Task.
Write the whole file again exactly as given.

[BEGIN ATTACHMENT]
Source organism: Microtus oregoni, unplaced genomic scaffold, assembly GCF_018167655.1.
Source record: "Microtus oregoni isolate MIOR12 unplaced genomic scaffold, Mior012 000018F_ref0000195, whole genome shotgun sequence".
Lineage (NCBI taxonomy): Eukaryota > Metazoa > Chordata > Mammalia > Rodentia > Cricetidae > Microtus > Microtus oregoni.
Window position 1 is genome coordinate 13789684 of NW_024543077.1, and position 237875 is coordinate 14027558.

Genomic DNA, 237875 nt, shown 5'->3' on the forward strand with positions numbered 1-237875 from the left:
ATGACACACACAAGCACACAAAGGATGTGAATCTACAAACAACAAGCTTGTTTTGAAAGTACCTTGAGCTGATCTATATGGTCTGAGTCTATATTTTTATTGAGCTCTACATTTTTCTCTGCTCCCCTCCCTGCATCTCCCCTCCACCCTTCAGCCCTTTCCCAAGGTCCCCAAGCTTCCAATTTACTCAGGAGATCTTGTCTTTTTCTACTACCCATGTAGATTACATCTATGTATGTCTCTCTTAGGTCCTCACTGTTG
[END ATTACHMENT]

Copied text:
Source organism: Microtus oregoni, unplaced genomic scaffold, assembly GCF_018167655.1.
Source record: "Microtus oregoni isolate MIOR12 unplaced genomic scaffold, Mior012 000018F_ref0000195, whole genome shotgun sequence".
Lineage (NCBI taxonomy): Eukaryota > Metazoa > Chordata > Mammalia > Rodentia > Cricetidae > Microtus > Microtus oregoni.
Window position 1 is genome coordinate 13789684 of NW_024543077.1, and position 237875 is coordinate 14027558.

Genomic DNA, 237875 nt, shown 5'->3' on the forward strand with positions numbered 1-237875 from the left:
ATGACACACACAAGCACACAAAGGATGTGAATCTACAAACAACAAGCTTGTTTTGAAAGTACCTTGAGCTGATCTATATGGTCTGAGTCTATATTTTTATTGAGCTCTACATTTTTCTCTGCTCCCCTCCCTGCATCTCCCCTCCACCCTTCAGCCCTTTCCCAAGGTCCCCAAGCTTCCAATTTACTCAGGAGATCTTGTCTTTTTCTACTACCCATGTAGATTACATCTATGTATGTCTCTCTTAGGTCCTCACTGTTG